[Date Prev][Date Next][Thread Prev][Thread Next][Date Index][Thread Index][Subject Index][Author Index]

Peering at review

In my post on the latest SVP meeting although I semi-complained about the 
number of dinosaur talks it would not be good to see them dramatically cut 
back. Nor is there a practical means to do so. Some of the less interesting 
or useful talks would have easily passed peer review, and some of the more 
intriguing ones would have had trouble. 

About PR in general, back in the 80s I came up with the wild and wacky notion 
that a number of predatory dinosaur groups were secondarily flightless. What 
was I thinking?! Fool that I was I published the idea in 84 and 88. In both 
cases in nonPR venues. I remember folk giving me heck for doing so, and for 
coming up with such a silly notion anyway. Even had to take the uncinates I 
was putting on dromaeosaur skeletons off in some cases - the ones present on 
the fighting Velociraptor in the classic quarry photo?. Mere optical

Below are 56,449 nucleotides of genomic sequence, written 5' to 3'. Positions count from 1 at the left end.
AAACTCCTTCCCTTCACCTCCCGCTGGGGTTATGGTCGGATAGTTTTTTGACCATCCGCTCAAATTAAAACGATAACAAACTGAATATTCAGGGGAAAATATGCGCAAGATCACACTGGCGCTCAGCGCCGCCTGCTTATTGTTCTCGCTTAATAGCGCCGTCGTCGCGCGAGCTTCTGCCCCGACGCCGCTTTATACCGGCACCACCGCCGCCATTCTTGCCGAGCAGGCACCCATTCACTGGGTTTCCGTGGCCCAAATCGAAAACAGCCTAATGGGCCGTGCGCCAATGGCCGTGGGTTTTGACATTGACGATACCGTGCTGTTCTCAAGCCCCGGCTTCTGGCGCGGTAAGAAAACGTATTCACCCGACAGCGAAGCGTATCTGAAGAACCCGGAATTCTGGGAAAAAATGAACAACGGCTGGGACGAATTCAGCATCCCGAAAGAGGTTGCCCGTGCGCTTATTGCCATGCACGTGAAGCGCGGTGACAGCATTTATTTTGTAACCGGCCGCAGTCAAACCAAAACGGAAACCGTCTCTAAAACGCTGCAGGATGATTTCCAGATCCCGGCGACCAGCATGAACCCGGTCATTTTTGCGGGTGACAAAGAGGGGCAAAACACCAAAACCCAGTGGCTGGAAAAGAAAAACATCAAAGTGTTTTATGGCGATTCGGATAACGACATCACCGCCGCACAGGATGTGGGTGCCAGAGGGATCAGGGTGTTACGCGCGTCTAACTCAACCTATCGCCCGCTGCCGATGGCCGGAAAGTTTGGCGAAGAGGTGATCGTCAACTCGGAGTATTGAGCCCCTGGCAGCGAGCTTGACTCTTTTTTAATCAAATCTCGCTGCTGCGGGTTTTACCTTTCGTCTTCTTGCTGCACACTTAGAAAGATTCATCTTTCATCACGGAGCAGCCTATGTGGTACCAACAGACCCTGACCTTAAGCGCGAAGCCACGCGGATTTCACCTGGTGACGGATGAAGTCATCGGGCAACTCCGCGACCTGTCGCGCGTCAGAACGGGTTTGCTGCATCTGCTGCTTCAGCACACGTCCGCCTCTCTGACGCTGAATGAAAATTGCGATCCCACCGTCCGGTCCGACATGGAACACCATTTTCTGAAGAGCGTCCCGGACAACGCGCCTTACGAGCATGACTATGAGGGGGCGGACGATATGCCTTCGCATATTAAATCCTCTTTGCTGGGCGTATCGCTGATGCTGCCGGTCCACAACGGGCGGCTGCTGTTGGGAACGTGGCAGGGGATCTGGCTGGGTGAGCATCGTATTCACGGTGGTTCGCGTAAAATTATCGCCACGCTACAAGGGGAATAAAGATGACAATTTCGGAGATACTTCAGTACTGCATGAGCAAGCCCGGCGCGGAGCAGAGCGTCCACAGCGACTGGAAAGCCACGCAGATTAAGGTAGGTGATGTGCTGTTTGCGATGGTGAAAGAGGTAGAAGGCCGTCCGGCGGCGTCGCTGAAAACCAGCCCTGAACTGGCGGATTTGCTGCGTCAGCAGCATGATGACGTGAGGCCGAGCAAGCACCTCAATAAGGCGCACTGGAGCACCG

Anyhow, it is doubtful that the secondarily flightless hypothesis would have 
gotten past PR. Which would have been bad.  PR is inherently conservative, 
too often inappropriately so because the review merely reflects the 
scientific (or personal) bias of the reviewer. PR is just a way editors vet 
papers in venues of limited space, and although sometimes necessary in that 
regard and I've reviewed papers myself, it is not really an integral part of 
the scientific process. Look what happened at Science and Nature, publishing 
a series of fraudulent papers in which the graphic results of different 
experiments by the same Bell lab researcher were identical over a period of 
years. Something is rotten in Denmark, but the scientific community will 
continue to push PR as all important. Too many are effectively more 
interested in process than in results. 

As for the 'Pauline' hypothesis, it sees secondarily flightless, 
post-Archaeopteryx dinosaurs as derived avepod dinosaurs as well as birds, 
not as part of an avian clade distinct from the Dinosauria, or at the base of 

G Paul